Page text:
The inadvertent use of EDTA in terms of longer duration, inappropriate pH and concentration have led to erosion of dentin, reduction in bond strength of dentin adhesives to root dentin and misdirection of root canal instruments in the presence of softened dentinal walls. The purpose of this study was to compare the effects of two different concentrations of EDTA solutions (10%&17%) at two different pH values (7.5&9.0) for two time intervals (l min & 10min) on root dentin.

   Materials & Methods Top

Fifty four freshly extracted intact non carious human permanent maxillary central and lateral incisors with fully formed apices were selected. Following removal of debris, tissue tags and calculus, the teeth were stored in physiologic saline and radiographs were taken to confirm the presence of a single canal.

Following access opening, cleaning and shaping of all teeth were performed by enlarging the canals with K­files to size 60 and then to size 80 using the step back technique. Coronal flare was produced by using no. 2 through no. 5 Gates Glidden drills up to middle third to facilitate better flow of irrigants. 10 ml of 5% NaOCI solution delivered with 18 gauge needle placed in the coronal third of the canal without binding was used during the entire procedure. After instrumentation, 8 mm of the middle third region of the root was measured, marked and sectioned for the study. The sectioned middle third was then cut longitudinally into two equal mesial and distal halves with the help of fine diamond disc using a low speed straight hand piece resulting in 108 sections of 54 teeth. The outer surfaces of the cut specimens were coated with 2 coats of nail varnish for phosphorous liberation and surface roughness studies. The specimens selected for SEM were not coated.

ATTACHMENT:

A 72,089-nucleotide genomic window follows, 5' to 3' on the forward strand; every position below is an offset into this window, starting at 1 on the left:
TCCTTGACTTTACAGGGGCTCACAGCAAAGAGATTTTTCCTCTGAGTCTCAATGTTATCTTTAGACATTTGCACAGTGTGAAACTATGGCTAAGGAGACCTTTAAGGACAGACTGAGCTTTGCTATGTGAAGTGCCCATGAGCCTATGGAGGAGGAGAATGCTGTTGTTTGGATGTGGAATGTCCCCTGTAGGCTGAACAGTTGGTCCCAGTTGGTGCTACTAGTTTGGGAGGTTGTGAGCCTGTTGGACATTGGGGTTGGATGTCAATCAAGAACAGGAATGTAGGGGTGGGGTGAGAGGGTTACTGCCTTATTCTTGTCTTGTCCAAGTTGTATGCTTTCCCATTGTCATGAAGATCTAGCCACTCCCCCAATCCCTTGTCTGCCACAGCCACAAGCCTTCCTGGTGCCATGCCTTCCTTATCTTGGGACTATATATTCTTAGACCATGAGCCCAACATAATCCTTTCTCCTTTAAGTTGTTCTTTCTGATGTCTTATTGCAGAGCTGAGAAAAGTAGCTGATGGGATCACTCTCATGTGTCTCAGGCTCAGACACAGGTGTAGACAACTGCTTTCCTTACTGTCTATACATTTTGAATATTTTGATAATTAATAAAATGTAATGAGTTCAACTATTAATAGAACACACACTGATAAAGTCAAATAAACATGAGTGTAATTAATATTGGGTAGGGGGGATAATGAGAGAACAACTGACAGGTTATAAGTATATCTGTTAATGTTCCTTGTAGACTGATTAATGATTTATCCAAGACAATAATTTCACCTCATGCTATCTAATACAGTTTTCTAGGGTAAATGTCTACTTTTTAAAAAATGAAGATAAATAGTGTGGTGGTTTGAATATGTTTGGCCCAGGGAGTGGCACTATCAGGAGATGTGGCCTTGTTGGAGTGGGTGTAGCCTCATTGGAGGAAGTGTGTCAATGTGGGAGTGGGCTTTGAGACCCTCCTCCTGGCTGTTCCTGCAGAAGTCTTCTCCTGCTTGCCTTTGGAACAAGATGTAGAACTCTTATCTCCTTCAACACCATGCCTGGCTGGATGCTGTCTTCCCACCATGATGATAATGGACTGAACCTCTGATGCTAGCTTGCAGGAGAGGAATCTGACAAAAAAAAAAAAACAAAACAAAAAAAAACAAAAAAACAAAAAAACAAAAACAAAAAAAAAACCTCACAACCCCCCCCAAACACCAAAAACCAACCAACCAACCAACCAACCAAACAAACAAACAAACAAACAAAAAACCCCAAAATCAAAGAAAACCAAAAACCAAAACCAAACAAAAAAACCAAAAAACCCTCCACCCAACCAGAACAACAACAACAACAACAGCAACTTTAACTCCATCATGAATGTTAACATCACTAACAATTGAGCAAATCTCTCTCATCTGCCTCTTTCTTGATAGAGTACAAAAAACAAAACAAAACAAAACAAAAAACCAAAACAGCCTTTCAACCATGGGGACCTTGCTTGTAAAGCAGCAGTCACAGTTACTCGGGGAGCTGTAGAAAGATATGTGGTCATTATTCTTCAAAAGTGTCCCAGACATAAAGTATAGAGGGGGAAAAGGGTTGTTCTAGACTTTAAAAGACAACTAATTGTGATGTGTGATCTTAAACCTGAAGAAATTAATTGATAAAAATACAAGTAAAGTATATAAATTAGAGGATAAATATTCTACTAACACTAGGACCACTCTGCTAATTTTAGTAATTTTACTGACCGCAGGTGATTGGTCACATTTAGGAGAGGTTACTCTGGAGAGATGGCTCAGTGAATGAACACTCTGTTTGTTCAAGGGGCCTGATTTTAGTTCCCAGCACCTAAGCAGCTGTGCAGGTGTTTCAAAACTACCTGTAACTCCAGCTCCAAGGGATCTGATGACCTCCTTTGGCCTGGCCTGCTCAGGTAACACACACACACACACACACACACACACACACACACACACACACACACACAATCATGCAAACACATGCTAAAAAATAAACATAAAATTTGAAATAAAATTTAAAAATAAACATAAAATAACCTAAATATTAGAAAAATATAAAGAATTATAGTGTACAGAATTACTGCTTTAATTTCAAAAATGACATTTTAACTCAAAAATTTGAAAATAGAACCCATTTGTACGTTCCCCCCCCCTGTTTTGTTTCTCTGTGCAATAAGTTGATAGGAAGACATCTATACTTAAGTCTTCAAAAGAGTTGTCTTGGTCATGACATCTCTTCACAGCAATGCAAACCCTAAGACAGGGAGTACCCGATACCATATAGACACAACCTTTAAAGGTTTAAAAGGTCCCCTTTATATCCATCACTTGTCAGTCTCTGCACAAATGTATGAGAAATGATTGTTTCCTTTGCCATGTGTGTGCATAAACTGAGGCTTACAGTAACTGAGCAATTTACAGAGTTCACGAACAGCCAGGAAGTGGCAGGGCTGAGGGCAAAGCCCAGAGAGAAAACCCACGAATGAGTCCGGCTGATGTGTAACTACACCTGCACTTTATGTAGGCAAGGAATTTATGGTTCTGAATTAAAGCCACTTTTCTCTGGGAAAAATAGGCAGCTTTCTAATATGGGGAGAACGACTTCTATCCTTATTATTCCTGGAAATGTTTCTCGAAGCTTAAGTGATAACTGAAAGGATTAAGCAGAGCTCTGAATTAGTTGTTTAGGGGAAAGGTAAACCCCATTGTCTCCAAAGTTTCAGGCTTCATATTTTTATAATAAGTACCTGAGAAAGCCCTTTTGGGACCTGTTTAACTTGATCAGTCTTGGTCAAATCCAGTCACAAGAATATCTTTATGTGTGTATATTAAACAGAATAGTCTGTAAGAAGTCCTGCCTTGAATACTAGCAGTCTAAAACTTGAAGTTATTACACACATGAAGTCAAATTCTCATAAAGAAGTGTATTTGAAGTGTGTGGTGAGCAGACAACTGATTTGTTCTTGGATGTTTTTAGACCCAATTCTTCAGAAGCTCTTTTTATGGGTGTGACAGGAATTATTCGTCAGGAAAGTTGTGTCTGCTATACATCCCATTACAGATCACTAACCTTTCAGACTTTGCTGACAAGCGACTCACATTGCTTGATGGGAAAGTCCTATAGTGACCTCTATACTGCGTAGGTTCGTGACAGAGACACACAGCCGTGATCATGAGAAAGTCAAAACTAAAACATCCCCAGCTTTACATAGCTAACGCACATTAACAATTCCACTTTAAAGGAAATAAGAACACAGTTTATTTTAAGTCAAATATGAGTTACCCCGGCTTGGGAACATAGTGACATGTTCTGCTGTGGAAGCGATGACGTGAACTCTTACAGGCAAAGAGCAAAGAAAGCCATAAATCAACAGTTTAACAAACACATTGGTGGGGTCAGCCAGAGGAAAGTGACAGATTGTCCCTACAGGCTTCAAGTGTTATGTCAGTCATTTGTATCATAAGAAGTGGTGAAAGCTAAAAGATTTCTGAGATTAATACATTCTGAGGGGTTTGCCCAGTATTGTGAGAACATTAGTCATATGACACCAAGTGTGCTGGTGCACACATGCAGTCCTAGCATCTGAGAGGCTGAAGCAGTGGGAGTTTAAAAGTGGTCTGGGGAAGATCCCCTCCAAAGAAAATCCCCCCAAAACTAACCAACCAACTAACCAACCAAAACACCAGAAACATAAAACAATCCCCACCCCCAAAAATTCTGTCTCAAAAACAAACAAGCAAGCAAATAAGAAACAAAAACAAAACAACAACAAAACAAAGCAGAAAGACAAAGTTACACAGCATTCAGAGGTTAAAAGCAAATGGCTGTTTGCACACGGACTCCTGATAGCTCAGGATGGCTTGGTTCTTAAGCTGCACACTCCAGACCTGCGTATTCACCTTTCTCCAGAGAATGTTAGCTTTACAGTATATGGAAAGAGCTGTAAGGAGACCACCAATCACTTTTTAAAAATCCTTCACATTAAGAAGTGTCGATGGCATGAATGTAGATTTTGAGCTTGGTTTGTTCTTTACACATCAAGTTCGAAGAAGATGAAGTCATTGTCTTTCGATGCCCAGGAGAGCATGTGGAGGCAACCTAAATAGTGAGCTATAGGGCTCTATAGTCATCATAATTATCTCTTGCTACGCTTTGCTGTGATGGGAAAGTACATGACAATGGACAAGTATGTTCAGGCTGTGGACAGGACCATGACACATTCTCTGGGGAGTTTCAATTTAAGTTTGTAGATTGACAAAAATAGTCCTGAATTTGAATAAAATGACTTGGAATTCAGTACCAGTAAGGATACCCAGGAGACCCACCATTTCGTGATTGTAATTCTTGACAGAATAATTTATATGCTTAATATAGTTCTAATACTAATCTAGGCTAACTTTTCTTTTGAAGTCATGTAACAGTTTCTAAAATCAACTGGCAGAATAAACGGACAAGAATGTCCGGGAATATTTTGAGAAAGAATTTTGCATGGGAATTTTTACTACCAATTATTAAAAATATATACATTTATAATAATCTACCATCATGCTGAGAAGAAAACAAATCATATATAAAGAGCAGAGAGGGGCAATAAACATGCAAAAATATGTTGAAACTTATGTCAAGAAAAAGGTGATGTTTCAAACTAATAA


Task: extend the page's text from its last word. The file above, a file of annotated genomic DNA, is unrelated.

17% and 10% concentrations of EDTA were prepared by weighing 17gms & 10gms of disodium salt of EDTA respectively. The solutions were divided into two equal quantities for each concentrations and pH adjusted to 7.5 and 9.0 for both concentrations by adding an alkali (NaOH) and ascertained with pH indicator strips. 108 sections were divided into 9 groups with n = 12. 2 sections from each group were earmarked for examination of smear layer using SEM. The remaining 10 sections were treated with the prepared EDTA solution with varying pH 7.5 & 9; varying concentration 17 & 10% for a period of 1 & 10 min.